The hobbyist should be aware that this type of surge bucket (I can't speak for the commercially available models) will add lots of bubbles to the aquarium. Is this really bad? Air bubbles will lessen the amount of light reaching your corals; the bubbles appear bright because they reflect light. The lighting fixture will become coated with salt spray unless it is raised a few inches higher. of course, this lessens the amount of light actually reaching the aquarium. Also, corals and anemones will ingest the air bubbles but apparently no harm is done. On a more positive note, these bubbles will probably strip the water of waste products, just as a protein skimmer does. Overall, the very positive effects of increased water motion will likely outweigh the drawbacks. Note - a small air relief hole may be drilled in the discharge pipe below the water surface. This allows some air to escape before the rush of water follows. Do not drill the hole so it is above the water surface -it will not work!
    The velocity of the water exiting the devices I built is around 4 feet per second. This velocity seems to be the result of the buckets being about 2 feet above the aquarium. (Those closer to the water surface will probably not develop this high velocity.) Once set, this velocity will never change. The pump sending water to the aquarium will age and become less efficient. This will affect only the periodicity of the surge, not the discharge velocity.
    All in all, I strongly encourage the hobbyist to experiment with devices of this sort. I can say they are much more efficient at producing water movement than a "dump bucket". And, in reef aquarium terms, these things are dirt cheap. And they don't take a long time to build either. In other words, there are few excuses for not trying one of these surge devices on your reef tank. If SPS (and other) corals were capable of emotion, they would love you for it.

    [​IMG]
     
  4. seank

    seank Thread Starter

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    How to Build a Powerful Surge Device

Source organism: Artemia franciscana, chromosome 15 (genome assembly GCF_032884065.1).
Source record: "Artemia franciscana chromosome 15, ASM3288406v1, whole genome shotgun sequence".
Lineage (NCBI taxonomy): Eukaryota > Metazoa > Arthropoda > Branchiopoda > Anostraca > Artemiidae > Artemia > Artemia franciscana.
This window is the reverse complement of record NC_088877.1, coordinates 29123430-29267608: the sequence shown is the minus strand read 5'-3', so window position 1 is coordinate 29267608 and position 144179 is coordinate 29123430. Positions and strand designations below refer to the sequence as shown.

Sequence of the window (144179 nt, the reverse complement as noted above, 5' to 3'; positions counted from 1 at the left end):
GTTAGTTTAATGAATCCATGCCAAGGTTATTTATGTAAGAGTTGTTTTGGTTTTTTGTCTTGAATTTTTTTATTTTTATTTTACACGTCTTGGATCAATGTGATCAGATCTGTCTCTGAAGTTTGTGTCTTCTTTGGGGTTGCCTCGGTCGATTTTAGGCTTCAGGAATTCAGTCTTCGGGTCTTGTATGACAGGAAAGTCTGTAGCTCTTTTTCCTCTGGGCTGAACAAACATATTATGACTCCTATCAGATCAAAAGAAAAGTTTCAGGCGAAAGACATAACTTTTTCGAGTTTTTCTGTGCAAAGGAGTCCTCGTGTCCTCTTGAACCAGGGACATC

by Dr. Bruce A. Carlson
    Director, Waikiki Aquarium
    Introduction
    When we began keeping acroporid corals in 1985, we believed it would be necessary to provide significant turbulence in the water to simulate the corals' natural environment. Recent research has indicated that turbulent water is indeed vital to the health of these corals as it greatly facilitates the diffusion of nutrients and wastes in and out of the corals. The problem for us was how to develop a device that provided a strong but periodic surge, was inexpensive, and most of all would be maintenance-free. Dump buckets are notoriously troublesome, requiring constant adjustment and repairs. Powerheads are generally too small for big aquariums, and generally unsuitable for use outdoors. Larger pumps provide the necessary output but a continuous flow of water is not good for the corals and does not simulate natural conditions of periodic surge. The best design to meet our criteria was an automatic siphon device which has proven to be reliable and effective, and is inexpensive to build and to operate. Delbeek and Sprung (1994) published a diagram of our surge device, but I have received many requests for more details, hence the publication of this report.
    Before proceeding, I must acknowledge the advice of Dave Powell at the Monterey Bay Aquarium. When we first considered building one of these devices in 1985, Dave gave me a verbal description of a similar system that he installed at the Steinhart Aquarium. Many public aquariums use surge tanks for a variety of applications but we were probably the first to employ one with living corals.